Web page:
Charles Ajokolo

Charles reported that he had been burgled, and property including two guns were taken. The detective he reported the theft to then framed him for an earlier attempted robbery (involving a gun) using a fixed photo line-up. Defense counsel failed to bring up inconsistencies recorded in a 911 call, or in fact do anything of any use whatsoever.

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Jeremiah Dewey

Jeremiah Dewey’s15 year old step daughter Brittney was drinking alcohol, smoking marijuana, posting naked photo’s of her self on the internet, and having a sexual relationship with her boy friend. When Jeremiah tried to stop these behaviors she falsely accused him of sexually molesting her in her bedroom.

After a corrupt investigation and trial, Jeremiah was convicted and sentenced to 22 years in prison.

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Steven Castenado

Steven Castenado was coerced into taking a plea bargain by threats of life imprisonment after being denied time for his lawyer to properly prepare for trial, after he was wrongly accused of murder aged just 17.

Please refer to for a full description of the case.

Steven was denied post-conviction relief for ineffective assistance of counsel. A lawyer has been retained by the NCDP, who will be appealing the denial if a modest sum of money can be raised. See for details.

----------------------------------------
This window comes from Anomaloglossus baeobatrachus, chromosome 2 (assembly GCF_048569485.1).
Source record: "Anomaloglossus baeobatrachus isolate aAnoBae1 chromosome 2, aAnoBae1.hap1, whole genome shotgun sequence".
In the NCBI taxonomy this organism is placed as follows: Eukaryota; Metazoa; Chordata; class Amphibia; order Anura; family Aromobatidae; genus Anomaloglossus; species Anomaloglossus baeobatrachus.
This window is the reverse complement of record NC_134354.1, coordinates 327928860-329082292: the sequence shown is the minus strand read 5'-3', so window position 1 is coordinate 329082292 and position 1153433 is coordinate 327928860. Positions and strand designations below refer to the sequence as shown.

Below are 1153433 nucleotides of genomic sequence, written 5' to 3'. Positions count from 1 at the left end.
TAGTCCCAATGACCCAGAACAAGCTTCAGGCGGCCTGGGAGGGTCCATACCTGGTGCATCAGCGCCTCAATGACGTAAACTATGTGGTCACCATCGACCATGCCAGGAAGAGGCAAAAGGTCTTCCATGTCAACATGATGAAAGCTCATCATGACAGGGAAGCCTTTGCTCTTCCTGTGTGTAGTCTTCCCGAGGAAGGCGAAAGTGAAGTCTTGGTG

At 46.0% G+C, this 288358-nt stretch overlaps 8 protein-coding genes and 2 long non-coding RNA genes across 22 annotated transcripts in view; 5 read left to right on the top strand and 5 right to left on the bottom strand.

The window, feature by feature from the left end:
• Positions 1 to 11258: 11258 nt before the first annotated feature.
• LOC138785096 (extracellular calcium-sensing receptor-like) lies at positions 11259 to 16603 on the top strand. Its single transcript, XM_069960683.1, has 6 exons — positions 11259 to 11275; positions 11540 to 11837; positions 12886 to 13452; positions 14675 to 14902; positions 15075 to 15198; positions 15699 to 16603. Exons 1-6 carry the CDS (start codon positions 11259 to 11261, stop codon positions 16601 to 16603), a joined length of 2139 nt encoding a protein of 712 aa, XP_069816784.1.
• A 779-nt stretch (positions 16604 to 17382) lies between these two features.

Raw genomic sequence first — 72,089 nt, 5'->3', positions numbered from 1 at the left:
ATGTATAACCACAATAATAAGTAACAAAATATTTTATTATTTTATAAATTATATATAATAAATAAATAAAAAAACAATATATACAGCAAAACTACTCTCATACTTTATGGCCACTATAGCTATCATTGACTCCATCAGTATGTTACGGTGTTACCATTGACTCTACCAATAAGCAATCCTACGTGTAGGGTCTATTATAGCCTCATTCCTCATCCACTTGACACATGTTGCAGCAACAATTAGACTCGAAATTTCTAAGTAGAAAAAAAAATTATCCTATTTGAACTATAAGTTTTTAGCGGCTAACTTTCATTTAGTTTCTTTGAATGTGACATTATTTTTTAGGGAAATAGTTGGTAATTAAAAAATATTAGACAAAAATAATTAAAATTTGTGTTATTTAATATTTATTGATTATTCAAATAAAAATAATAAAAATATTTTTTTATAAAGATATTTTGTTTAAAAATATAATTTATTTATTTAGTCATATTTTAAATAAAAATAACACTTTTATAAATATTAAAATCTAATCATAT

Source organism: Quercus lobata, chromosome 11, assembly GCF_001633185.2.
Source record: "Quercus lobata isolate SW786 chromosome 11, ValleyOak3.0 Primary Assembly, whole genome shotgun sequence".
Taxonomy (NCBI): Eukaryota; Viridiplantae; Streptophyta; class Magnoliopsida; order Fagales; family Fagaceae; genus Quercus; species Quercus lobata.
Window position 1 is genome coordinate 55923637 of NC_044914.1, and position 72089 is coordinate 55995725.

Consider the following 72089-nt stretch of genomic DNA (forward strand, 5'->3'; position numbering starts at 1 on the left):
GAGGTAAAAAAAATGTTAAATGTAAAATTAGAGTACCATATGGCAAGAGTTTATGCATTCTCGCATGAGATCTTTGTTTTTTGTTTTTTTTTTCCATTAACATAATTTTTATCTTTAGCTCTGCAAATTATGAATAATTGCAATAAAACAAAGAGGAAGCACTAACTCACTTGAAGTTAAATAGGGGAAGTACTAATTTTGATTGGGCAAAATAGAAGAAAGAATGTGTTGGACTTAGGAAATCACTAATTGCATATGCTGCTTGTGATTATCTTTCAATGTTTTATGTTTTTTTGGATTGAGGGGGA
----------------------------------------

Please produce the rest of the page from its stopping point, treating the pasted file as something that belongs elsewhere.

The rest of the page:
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Jon-Adrian Velazquez

Jon-Adrian “J.J.” Velazquez was convicted of second-degree murder and sentenced to 25 years to life for the shooting death of Albert Ward at the illegal gambling parlor the former NYPD officer operated. On Jan. 27, 1998, about half a dozen people, nearly all drug users or dealers, were inside the gambling parlor when two men came in and announced a robbery. Witnesses told police that one of the men had a gun; the other started binding people with duct tape. A struggle ensued and Ward, the former cop, was shot once in the head.
Velazquez, who said he was at home speaking on the phone with his mother at the time of the robbery, has always maintained his innocence. His case and new information suggesting he may have been wrongfully convicted were the focus of a “Dateline NBC” investigation last year and his innocence has been championed by actor Martin Sheen.
The initial descriptions of the gunman was entirely incomatible with Velazquez.
The witness who first identified Velazquez, now says that when he was brought in by police to look at photos, he had 10 bags of heroin in his possession. He also said that police pressured him to make an identification. Only after he picked someone at random – who turned out to be Velazquez — was he allowed to leave the precinct station, he said, adding that he was allowed to take the drugs with him.
A second witness, who had identified Velazquez in court, also recanted, saying “I told police that this was the guy and I was sure, but this was not the truth.” The witness, who was facing a drug charge of his own at the time, said, “I felt pressured because the police were threatening to arrest me.”

Ryan Widmer

Ryan Widmer was wrongly convicted of murder after three trials. He found his wife unresponsive in their bathtub, on August 11, 2008. Sarah had not been feeling well the entire day and had a bad headache. She was also known by family and friends to easily fall asleep and according to her brother had fallen asleep in the tub numerous times. An expert at the trial testified that in the U.S. every year about 300,000 people under the age of 35 die and that these people’s autopsies do not show any sign of what they died from.